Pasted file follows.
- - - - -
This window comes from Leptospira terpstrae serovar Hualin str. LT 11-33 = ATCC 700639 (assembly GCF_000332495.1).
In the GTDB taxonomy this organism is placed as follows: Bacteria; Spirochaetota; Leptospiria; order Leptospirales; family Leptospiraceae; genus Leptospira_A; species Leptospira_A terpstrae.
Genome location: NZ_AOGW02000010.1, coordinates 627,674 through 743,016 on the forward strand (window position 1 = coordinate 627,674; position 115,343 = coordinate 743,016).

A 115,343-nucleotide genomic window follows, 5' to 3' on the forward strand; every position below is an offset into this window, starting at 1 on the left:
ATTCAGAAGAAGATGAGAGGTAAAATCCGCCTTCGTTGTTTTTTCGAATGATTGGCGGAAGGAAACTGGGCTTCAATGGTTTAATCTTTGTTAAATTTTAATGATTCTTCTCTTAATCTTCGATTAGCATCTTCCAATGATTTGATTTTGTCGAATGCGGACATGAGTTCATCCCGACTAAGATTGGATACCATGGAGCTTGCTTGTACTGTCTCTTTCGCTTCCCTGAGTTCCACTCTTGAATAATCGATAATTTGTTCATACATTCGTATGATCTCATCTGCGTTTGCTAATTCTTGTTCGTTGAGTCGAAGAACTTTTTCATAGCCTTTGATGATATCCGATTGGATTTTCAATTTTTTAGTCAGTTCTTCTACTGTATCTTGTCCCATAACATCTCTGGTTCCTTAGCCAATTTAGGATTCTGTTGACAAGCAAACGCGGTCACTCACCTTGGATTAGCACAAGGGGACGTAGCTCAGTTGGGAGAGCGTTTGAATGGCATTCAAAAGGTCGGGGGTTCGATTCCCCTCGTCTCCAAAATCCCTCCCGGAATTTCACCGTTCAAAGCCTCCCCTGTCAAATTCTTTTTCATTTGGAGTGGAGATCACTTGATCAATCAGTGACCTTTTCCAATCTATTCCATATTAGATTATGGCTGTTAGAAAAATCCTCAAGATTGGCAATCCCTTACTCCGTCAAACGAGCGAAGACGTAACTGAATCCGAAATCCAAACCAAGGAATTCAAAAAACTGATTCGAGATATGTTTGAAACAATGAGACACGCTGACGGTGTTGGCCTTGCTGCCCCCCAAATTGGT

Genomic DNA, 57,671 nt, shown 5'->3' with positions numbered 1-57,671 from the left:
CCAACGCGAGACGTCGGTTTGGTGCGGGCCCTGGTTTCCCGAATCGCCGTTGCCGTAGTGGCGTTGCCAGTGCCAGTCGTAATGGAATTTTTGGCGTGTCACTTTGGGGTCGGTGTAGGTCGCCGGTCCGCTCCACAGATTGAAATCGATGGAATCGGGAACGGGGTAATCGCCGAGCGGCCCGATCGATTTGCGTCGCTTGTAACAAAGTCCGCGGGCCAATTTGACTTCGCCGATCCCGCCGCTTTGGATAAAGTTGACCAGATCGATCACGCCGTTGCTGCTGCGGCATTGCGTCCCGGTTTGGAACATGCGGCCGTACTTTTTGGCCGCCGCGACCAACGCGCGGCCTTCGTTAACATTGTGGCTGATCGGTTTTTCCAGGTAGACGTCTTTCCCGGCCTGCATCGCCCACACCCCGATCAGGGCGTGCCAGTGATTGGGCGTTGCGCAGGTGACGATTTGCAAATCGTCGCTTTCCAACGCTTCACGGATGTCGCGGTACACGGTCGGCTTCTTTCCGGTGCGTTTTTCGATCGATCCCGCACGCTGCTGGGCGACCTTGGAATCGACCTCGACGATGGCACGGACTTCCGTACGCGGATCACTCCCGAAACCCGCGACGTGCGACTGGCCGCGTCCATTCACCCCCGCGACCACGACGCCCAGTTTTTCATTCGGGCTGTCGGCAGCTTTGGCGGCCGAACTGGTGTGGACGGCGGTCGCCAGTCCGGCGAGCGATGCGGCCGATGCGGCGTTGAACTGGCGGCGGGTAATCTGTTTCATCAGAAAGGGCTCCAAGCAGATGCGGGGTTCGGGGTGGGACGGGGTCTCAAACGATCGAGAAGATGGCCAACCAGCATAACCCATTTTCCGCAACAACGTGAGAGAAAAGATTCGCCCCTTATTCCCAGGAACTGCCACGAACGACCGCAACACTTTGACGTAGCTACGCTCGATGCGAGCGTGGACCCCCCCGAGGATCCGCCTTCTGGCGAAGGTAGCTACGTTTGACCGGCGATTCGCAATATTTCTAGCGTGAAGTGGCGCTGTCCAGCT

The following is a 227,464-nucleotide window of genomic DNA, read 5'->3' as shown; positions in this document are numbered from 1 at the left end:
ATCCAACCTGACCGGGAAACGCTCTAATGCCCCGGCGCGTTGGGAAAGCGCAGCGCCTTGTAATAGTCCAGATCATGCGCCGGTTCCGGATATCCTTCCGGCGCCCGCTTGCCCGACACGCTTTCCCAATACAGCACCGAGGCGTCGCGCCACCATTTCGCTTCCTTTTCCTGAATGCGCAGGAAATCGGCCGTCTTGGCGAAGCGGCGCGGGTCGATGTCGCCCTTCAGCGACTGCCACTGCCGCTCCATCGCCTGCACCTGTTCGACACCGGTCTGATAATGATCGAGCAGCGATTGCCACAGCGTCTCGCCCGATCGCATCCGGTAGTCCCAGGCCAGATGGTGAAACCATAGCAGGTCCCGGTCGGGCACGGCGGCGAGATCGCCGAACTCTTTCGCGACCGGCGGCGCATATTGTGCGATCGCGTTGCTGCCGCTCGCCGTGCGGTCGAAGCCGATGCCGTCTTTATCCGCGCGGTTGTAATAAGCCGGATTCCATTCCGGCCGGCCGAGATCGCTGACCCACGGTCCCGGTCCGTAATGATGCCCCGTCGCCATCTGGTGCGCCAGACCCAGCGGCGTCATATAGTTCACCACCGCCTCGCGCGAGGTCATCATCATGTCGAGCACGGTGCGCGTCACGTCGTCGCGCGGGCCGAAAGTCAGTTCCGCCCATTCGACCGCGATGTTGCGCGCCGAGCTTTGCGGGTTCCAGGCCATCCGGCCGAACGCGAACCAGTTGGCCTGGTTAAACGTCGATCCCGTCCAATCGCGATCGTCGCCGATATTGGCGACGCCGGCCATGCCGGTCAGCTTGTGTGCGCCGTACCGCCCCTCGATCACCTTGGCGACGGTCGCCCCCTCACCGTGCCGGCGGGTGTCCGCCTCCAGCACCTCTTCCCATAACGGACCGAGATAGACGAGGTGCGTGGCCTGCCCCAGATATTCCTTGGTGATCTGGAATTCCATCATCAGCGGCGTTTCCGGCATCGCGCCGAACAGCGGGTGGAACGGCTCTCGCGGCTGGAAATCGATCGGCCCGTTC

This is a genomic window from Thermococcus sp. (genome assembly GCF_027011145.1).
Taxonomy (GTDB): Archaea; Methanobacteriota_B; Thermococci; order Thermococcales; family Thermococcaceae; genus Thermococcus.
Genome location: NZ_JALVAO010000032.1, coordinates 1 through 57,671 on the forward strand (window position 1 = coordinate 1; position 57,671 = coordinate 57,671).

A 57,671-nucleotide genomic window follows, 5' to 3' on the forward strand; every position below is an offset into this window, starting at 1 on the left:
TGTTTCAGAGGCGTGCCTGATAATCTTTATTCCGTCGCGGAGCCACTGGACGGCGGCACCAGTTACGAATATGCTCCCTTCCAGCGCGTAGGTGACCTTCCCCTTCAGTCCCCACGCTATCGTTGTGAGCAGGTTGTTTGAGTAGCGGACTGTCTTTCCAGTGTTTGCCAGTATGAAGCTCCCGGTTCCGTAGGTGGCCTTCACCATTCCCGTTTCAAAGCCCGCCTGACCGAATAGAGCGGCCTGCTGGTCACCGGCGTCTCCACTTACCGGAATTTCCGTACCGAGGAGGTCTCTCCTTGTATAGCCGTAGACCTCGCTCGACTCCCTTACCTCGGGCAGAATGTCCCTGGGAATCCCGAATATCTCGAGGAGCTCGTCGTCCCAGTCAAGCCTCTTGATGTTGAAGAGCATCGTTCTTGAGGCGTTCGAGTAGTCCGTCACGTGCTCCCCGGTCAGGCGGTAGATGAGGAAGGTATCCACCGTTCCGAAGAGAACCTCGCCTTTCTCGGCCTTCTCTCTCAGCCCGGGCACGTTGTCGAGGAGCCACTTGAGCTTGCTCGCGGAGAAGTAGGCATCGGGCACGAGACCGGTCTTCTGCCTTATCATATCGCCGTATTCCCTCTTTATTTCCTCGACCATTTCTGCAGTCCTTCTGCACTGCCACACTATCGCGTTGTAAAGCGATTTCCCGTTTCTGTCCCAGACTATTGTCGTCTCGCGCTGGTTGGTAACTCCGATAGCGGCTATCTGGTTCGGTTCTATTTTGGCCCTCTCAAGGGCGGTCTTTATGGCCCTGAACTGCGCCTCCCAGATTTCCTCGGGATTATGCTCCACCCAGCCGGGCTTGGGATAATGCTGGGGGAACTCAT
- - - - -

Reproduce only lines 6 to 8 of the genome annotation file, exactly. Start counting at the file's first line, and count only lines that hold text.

Genomic DNA, 57,671 nt, shown 5'->3' with positions numbered 1-57,671 from the left:
CCAACGCGAGACGTCGGTTTGGTGCGGGCCCTGGTTTCCCGAATCGCCGTTGCCGTAGTGGCGTTGCCAGTGCCAGTCGTAATGGAATTTTTGGCGTGTCACTTTGGGGTCGGTGTAGGTCGCCGGTCCGCTCCACAGATTGAAATCGATGGAATCGGGAACGGGGTAATCGCCGAGCGGCCCGATCGATTTGCGTCGCTTGTAACAAAGTCCGCGGGCCAATTTGACTTCGCCGATCCCGCCGCTTTGGATAAAGTTGACCAGATCGATCACGCCGTTGCTGCTGCGGCATTGCGTCCCGGTTTGGAACATGCGGCCGTACTTTTTGGCCGCCGCGACCAACGCGCGGCCTTCGTTAACATTGTGGCTGATCGGTTTTTCCAGGTAGACGTCTTTCCCGGCCTGCATCGCCCACACCCCGATCAGGGCGTGCCAGTGATTGGGCGTTGCGCAGGTGACGATTTGCAAATCGTCGCTTTCCAACGCTTCACGGATGTCGCGGTACACGGTCGGCTTCTTTCCGGTGCGTTTTTCGATCGATCCCGCACGCTGCTGGGCGACCTTGGAATCGACCTCGACGATGGCACGGACTTCCGTACGCGGATCACTCCCGAAACCCGCGACGTGCGACTGGCCGCGTCCATTCACCCCCGCGACCACGACGCCCAGTTTTTCATTCGGGCTGTCGGCAGCTTTGGCGGCCGAACTGGTGTGGACGGCGGTCGCCAGTCCGGCGAGCGATGCGGCCGATGCGGCGTTGAACTGGCGGCGGGTAATCTGTTTCATCAGAAAGGGCTCCAAGCAGATGCGGGGTTCGGGGTGGGACGGGGTCTCAAACGATCGAGAAGATGGCCAACCAGCATAACCCATTTTCCGCAACAACGTGAGAGAAAAGATTCGCCCCTTATTCCCAGGAACTGCCACGAACGACCGCAACACTTTGACGTAGCTACGCTCGATGCGAGCGTGGACCCCCCCGAGGATCCGCCTTCTGGCGAAGGTAGCTACGTTTGACCGGCGATTCGCAATATTTCTAGCGTGAAGTGGCGCTGTCCAGCT

The following is a 227,464-nucleotide window of genomic DNA, read 5'->3' as shown; positions in this document are numbered from 1 at the left end: